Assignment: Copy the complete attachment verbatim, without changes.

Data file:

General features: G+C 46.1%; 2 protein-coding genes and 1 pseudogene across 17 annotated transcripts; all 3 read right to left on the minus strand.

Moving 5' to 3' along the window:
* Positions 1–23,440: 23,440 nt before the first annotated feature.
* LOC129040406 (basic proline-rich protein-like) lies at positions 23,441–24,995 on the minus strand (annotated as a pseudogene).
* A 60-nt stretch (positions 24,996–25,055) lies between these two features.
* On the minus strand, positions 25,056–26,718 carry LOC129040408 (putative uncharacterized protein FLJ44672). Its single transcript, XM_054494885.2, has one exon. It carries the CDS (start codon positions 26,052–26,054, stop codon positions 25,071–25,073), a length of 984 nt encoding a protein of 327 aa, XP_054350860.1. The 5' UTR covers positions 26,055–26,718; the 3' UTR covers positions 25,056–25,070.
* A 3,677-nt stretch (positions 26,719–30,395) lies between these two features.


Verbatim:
General features: G+C 46.1%; 2 protein-coding genes and 1 pseudogene across 17 annotated transcripts; all 3 read right to left on the minus strand.

Moving 5' to 3' along the window:
* Positions 1–23,440: 23,440 nt before the first annotated feature.
* LOC129040406 (basic proline-rich protein-like) lies at positions 23,441–24,995 on the minus strand (annotated as a pseudogene).
* A 60-nt stretch (positions 24,996–25,055) lies between these two features.
* On the minus strand, positions 25,056–26,718 carry LOC129040408 (putative uncharacterized protein FLJ44672). Its single transcript, XM_054494885.2, has one exon. It carries the CDS (start codon positions 26,052–26,054, stop codon positions 25,071–25,073), a length of 984 nt encoding a protein of 327 aa, XP_054350860.1. The 5' UTR covers positions 26,055–26,718; the 3' UTR covers positions 25,056–25,070.
* A 3,677-nt stretch (positions 26,719–30,395) lies between these two features.